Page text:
posted by Chrysostom at 1:20 PM - 32 comments

Save for when you need to laugh for a good, long while ...

David Armand gained fame with his "interpretive dance" of "Torn", which gained further fame when Natalie Imbruglia joined joined him, giving us this wonderful moment. While covered on Mefi before, his recurring appearances on Fast and Loose and Trust Us With Your Life have given us a rich treasure trove of new performances. The collected works of David Armand ("Austrian interpretive dance artist Johann Lippowitz"): Holding Out for a Hero, I Will Survive, You Can't Hurry Love, Careless Whisper, Baby One More Time, Don't Stop Me Now, Love is All Around, We are the Champions, Eye of the Tiger, Fame, Folsom Prison Blues, Human, Eternal Flame, Man in the Mirror, That's My Home, Your Song, Wherever I Lay My Hat, and You're So Vain.
posted by WCityMike at 12:04 PM - 17 comments

Theory 7: Putin is named Vladimir

At no time in history have more people with less knowledge, and greater outrage, opined on the subject of Russia’s president [...] And what does Putinology tell us? It turns out that it has produced seven distinct hypotheses about Putin. None of them is entirely wrong, but then none of them is entirely right (apart from No 7). Taken together, they tell us as much about ourselves as about Putin. They paint a portrait of an intellectual class – our own – on the brink of a nervous breakdown.
Killer, kleptocrat, genius, spy: the many myths of Vladimir Putin
posted by griphus at 12:03 PM - 53 comments

Set Course for TRAPPIST-1, Make 12 Parsecs Joke Now

Astronomers have never seen anything like this before: Seven Earth-size alien worlds orbit the same tiny, dim star, and all of them may be capable of supporting life as we know it, a new study reports. The exoplanets circle the star TRAPPIST-1, which lies just 39 light-years from Earth — a mere stone's throw in the cosmic scheme of things. So speculation about the alien worlds' life-hosting potential should soon be informed by hard data, study team members said. Major Discovery! 7 Earth-Size Alien Planets Circle Nearby Star [more inside]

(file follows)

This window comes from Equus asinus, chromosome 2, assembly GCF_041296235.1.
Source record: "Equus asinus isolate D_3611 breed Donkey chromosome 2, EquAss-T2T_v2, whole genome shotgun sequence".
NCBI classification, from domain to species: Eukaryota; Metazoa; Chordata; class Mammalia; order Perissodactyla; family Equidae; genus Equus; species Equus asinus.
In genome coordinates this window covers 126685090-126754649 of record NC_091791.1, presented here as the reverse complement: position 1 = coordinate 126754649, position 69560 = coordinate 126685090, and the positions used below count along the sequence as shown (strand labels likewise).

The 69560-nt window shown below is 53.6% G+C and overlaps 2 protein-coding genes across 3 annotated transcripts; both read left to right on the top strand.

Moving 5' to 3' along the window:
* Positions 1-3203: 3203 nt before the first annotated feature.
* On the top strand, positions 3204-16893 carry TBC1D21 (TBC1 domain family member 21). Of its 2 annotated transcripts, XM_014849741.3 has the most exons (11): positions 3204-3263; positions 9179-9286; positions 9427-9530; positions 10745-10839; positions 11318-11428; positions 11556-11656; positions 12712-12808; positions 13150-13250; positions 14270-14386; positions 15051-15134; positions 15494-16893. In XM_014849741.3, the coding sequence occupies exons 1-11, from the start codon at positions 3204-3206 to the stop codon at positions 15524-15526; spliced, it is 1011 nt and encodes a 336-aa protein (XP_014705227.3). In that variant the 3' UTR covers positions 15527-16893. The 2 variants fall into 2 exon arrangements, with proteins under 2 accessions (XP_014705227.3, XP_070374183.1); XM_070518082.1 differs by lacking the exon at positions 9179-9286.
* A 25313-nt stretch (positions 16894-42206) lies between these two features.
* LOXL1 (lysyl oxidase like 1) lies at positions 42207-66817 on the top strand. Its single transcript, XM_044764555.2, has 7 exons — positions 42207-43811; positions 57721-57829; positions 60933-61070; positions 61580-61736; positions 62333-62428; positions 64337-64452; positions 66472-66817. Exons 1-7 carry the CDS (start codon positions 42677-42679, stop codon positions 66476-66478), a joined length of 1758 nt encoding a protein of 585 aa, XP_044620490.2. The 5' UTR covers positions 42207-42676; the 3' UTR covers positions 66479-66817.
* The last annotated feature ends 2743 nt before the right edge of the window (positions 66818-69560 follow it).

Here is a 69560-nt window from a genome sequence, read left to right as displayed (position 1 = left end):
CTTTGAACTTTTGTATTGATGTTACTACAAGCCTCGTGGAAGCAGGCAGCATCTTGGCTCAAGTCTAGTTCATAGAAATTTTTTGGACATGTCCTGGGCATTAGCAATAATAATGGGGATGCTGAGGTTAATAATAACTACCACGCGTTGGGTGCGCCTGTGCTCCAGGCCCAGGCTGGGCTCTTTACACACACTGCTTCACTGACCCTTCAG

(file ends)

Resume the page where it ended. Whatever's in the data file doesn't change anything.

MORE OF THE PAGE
posted by chavenet at 10:45 AM - 80 comments

Shakeup at the Oscars

In June, the Academy released a list of six hundred and eighty-three new members—a record number; forty-six per cent of them were female and forty-one per cent were nonwhite, representing fifty-nine different countries. They included the actors John Boyega, America Ferrera, Ice Cube, Idris Elba, Daniel Dae Kim, and Gabrielle Union; the directors Ryan Coogler (“Creed”), Marjane Satrapi, and the Wachowski siblings; and three Wayans brothers, Damon, Marlon, and Keenen. “I think they were just, like, ‘Man, there are six thousand members. We’ve got to put at least two Wayanses in!’ ” Marlon told me. “You want diversity, just go to the Wayans tribe.” Led by Cheryl Boone Isaacs, its first black president, the Academy tries to solve its diversity problem.